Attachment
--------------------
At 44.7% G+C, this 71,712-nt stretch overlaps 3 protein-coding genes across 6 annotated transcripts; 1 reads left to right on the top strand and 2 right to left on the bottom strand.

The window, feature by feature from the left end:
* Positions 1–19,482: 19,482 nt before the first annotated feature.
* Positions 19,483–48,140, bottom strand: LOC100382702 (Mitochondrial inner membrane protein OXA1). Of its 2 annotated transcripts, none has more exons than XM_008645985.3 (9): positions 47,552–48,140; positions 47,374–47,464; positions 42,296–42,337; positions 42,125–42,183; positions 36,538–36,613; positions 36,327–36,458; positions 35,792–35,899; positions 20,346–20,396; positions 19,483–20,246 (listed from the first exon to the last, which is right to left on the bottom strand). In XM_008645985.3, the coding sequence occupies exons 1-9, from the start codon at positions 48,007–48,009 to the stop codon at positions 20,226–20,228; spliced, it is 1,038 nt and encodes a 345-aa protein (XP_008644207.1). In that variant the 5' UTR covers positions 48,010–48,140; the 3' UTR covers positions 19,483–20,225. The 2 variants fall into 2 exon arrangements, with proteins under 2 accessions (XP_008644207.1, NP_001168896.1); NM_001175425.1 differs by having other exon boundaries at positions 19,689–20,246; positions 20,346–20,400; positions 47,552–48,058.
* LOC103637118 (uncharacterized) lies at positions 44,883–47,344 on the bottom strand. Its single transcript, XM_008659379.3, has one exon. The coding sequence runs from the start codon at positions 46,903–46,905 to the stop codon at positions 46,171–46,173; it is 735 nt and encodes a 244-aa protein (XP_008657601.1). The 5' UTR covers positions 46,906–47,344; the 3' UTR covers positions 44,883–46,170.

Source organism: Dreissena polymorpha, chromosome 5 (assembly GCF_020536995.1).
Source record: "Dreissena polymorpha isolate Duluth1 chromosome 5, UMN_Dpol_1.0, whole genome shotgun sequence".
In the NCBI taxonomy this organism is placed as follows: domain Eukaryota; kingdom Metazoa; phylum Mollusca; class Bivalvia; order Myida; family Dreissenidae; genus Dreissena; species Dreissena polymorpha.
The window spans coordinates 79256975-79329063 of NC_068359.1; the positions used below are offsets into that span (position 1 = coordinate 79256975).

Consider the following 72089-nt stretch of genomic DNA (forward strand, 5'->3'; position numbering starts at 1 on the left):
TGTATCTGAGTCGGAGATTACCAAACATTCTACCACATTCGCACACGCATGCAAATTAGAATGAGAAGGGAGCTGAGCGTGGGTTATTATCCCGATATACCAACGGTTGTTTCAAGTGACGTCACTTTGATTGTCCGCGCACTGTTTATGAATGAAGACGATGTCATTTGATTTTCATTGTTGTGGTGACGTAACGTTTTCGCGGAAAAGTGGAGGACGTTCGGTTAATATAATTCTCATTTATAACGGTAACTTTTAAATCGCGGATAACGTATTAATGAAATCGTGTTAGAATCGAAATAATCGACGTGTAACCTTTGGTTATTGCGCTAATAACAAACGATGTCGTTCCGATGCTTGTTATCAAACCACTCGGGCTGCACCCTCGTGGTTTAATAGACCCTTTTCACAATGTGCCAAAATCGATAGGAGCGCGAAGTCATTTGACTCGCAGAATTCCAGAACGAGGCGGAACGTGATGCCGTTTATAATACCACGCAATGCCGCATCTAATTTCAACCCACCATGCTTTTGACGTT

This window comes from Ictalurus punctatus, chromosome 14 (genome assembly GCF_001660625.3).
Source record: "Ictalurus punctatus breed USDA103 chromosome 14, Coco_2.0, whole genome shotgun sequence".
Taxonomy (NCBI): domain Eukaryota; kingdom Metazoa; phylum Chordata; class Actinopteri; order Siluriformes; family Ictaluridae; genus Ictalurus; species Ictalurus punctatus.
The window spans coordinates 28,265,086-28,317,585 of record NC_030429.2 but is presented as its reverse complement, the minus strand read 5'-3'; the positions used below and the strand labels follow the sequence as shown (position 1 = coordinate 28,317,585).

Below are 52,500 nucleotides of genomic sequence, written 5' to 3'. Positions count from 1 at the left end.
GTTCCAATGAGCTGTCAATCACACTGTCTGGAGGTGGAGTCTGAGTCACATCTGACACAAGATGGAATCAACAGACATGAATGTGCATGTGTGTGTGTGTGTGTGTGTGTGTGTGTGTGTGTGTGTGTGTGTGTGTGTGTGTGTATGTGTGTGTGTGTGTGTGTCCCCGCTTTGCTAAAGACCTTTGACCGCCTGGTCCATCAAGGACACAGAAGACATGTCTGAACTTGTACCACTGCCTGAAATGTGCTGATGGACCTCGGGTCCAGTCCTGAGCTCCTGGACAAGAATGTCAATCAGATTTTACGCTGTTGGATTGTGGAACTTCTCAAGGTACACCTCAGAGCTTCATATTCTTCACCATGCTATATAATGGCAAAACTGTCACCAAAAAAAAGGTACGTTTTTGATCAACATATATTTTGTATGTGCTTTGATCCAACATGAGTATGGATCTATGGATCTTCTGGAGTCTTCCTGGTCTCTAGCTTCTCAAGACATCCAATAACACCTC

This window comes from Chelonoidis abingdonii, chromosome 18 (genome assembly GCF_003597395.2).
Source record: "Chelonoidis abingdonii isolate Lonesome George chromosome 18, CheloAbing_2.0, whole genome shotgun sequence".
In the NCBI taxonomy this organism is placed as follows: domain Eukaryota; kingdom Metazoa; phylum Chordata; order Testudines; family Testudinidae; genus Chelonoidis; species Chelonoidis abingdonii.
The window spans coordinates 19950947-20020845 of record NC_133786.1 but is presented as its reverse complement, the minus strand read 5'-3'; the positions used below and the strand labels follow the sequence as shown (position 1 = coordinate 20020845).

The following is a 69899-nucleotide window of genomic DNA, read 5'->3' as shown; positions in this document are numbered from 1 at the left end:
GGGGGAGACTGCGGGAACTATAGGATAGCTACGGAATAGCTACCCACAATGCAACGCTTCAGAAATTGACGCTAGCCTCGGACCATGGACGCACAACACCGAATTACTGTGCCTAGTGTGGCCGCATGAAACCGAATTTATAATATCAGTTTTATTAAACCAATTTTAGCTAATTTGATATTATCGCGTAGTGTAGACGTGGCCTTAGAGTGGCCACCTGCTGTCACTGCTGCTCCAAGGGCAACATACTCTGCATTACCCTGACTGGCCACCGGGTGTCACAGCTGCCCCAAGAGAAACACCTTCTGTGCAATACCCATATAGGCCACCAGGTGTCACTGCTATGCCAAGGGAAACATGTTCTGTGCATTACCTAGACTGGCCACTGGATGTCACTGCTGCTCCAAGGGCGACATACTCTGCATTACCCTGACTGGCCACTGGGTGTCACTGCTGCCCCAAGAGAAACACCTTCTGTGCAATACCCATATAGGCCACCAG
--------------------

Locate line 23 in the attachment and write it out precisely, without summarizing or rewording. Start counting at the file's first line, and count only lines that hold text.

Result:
GGGGGAGACTGCGGGAACTATAGGATAGCTACGGAATAGCTACCCACAATGCAACGCTTCAGAAATTGACGCTAGCCTCGGACCATGGACGCACAACACCGAATTACTGTGCCTAGTGTGGCCGCATGAAACCGAATTTATAATATCAGTTTTATTAAACCAATTTTAGCTAATTTGATATTATCGCGTAGTGTAGACGTGGCCTTAGAGTGGCCACCTGCTGTCACTGCTGCTCCAAGGGCAACATACTCTGCATTACCCTGACTGGCCACCGGGTGTCACAGCTGCCCCAAGAGAAACACCTTCTGTGCAATACCCATATAGGCCACCAGGTGTCACTGCTATGCCAAGGGAAACATGTTCTGTGCATTACCTAGACTGGCCACTGGATGTCACTGCTGCTCCAAGGGCGACATACTCTGCATTACCCTGACTGGCCACTGGGTGTCACTGCTGCCCCAAGAGAAACACCTTCTGTGCAATACCCATATAGGCCACCAG